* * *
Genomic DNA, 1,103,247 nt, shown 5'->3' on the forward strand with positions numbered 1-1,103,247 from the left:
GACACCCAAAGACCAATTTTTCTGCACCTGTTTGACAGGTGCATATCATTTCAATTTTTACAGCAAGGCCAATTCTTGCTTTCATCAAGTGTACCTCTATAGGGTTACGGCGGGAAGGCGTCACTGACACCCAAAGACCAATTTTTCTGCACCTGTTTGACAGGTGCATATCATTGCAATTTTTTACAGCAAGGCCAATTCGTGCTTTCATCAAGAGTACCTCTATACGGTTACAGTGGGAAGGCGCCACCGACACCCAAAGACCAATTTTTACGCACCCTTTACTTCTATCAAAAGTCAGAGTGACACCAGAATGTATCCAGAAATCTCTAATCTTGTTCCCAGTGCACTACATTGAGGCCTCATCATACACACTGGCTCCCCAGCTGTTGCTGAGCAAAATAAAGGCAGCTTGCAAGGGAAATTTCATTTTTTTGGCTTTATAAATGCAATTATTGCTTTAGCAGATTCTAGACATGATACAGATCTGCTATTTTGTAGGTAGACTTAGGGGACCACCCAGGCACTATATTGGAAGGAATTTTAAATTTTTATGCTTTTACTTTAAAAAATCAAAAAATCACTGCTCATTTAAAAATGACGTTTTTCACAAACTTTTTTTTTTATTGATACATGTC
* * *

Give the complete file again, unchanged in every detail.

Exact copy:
Genomic DNA, 1,103,247 nt, shown 5'->3' on the forward strand with positions numbered 1-1,103,247 from the left:
GACACCCAAAGACCAATTTTTCTGCACCTGTTTGACAGGTGCATATCATTTCAATTTTTACAGCAAGGCCAATTCTTGCTTTCATCAAGTGTACCTCTATAGGGTTACGGCGGGAAGGCGTCACTGACACCCAAAGACCAATTTTTCTGCACCTGTTTGACAGGTGCATATCATTGCAATTTTTTACAGCAAGGCCAATTCGTGCTTTCATCAAGAGTACCTCTATACGGTTACAGTGGGAAGGCGCCACCGACACCCAAAGACCAATTTTTACGCACCCTTTACTTCTATCAAAAGTCAGAGTGACACCAGAATGTATCCAGAAATCTCTAATCTTGTTCCCAGTGCACTACATTGAGGCCTCATCATACACACTGGCTCCCCAGCTGTTGCTGAGCAAAATAAAGGCAGCTTGCAAGGGAAATTTCATTTTTTTGGCTTTATAAATGCAATTATTGCTTTAGCAGATTCTAGACATGATACAGATCTGCTATTTTGTAGGTAGACTTAGGGGACCACCCAGGCACTATATTGGAAGGAATTTTAAATTTTTATGCTTTTACTTTAAAAAATCAAAAAATCACTGCTCATTTAAAAATGACGTTTTTCACAAACTTTTTTTTTTATTGATACATGTC